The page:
The organization ‘Sefaria’ wanted to reach more and younger people, to get them to use the resources on its website. They thought that a Torah emoji would put a kinder, gentler face on Jewish scholarship.
Sefaria’s chief marketing and engagement officer said they simply wanted to do something fun.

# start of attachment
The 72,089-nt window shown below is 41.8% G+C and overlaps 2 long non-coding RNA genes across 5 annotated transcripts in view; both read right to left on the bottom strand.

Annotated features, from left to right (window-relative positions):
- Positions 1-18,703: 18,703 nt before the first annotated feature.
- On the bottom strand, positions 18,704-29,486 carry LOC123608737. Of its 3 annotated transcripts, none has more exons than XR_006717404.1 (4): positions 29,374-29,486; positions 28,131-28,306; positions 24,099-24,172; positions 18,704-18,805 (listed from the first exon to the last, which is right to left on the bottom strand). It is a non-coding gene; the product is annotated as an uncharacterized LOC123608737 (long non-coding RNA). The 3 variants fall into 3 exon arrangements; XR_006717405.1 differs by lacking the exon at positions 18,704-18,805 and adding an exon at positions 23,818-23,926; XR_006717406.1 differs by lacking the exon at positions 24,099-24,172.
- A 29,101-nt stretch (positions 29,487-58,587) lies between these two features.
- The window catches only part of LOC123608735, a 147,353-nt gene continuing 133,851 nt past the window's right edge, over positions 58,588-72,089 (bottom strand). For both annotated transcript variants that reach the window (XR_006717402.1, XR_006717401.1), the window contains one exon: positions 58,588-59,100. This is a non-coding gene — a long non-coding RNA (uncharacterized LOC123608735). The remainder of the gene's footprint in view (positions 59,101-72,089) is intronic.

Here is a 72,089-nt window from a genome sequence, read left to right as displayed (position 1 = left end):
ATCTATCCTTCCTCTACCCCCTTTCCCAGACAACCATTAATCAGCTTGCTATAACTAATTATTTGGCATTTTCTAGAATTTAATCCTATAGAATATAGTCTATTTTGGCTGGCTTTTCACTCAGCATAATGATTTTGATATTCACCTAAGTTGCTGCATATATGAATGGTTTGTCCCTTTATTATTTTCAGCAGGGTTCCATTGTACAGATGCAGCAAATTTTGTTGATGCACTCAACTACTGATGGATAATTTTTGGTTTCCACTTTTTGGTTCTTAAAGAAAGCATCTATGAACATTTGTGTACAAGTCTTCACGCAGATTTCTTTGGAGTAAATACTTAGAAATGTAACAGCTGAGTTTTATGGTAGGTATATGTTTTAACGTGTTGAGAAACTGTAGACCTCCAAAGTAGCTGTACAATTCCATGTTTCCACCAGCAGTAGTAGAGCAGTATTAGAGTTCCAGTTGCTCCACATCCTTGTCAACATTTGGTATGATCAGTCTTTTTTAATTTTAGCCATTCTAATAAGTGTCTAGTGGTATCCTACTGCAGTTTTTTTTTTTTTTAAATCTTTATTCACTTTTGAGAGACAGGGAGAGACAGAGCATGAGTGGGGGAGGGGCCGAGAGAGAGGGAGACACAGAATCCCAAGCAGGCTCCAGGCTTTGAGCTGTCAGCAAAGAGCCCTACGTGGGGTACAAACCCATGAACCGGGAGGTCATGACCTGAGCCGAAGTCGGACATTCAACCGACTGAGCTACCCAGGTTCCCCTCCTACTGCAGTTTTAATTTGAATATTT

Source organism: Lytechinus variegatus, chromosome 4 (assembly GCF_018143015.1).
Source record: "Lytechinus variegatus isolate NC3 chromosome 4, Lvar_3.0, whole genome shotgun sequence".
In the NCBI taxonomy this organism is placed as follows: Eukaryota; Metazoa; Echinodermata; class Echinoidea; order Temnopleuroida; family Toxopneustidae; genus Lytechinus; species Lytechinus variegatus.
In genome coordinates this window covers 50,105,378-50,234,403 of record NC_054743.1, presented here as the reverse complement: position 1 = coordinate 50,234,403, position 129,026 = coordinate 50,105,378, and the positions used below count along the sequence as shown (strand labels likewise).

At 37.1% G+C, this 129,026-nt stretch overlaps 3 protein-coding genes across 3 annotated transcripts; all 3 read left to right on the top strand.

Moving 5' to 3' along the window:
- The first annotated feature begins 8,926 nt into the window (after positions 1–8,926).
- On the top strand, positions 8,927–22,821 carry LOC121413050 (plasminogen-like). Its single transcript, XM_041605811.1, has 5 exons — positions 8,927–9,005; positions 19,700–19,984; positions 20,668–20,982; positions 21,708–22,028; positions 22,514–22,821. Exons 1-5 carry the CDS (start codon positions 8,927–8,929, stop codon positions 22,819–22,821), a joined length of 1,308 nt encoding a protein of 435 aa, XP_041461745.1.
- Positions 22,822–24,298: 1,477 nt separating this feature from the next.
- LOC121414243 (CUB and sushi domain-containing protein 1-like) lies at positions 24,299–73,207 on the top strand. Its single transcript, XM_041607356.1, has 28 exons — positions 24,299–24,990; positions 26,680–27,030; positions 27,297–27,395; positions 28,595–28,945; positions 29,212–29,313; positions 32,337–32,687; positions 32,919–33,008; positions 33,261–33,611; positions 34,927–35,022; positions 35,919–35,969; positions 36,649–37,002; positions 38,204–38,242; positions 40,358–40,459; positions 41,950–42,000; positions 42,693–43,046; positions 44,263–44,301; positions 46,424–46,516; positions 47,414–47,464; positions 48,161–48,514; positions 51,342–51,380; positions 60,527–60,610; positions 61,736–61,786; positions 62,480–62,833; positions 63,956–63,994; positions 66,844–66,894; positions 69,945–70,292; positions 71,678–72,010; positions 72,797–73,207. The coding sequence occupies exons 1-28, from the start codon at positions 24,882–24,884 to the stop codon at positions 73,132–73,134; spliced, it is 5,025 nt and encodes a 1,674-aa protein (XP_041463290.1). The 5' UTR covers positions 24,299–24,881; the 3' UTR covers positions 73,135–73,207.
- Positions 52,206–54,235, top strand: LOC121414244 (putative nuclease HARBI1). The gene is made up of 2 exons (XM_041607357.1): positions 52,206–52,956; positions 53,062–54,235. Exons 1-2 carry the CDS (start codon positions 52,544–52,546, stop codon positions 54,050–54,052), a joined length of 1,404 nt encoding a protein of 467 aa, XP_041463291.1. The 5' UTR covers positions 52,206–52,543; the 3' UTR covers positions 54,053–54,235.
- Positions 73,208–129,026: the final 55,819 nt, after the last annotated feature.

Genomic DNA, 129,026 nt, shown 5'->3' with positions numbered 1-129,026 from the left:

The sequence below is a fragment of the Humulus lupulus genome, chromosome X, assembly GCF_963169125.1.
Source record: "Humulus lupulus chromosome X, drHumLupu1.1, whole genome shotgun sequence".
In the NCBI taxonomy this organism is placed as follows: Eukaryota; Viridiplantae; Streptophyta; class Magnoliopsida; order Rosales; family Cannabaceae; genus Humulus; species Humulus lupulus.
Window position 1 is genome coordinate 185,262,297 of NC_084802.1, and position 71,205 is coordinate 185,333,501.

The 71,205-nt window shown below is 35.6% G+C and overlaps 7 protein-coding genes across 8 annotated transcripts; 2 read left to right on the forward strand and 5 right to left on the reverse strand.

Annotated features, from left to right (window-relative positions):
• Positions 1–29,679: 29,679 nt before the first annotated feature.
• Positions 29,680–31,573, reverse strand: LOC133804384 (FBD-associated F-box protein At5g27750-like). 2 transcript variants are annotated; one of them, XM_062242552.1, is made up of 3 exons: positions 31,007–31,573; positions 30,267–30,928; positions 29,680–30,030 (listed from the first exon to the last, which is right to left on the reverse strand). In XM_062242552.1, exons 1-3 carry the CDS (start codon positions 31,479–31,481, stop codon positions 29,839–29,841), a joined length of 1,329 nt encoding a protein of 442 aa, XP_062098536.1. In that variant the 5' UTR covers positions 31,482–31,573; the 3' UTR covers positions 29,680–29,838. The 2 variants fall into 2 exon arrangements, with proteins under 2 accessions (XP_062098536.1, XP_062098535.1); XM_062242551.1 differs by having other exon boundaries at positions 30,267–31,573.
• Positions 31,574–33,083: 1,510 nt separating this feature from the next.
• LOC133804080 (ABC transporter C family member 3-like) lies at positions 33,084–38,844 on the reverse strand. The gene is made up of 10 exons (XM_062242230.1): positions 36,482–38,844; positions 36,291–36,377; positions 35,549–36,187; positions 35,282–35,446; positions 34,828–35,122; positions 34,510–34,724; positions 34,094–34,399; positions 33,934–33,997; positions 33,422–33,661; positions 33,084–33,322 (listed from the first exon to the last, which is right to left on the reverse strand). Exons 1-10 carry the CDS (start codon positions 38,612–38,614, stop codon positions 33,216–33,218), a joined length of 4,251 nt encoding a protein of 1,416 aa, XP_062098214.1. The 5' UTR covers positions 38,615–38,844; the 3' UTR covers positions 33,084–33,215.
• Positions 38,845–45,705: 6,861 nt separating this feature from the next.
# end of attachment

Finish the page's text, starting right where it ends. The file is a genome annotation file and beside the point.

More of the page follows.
But designing a tiny graphic Torah comes with so many questions. Open or closed? Sephardic style (standing up in a cylindrical case) or Ashkenazic style (with two wooden dowels)? Should there be hands holding it? If there are hands, then what skin tone should they be? Men’s hands or women’s hands?
It can take over a year for a new emoji to be approved by the non-profit Unicode Consortium which is the organization that approves new emojis.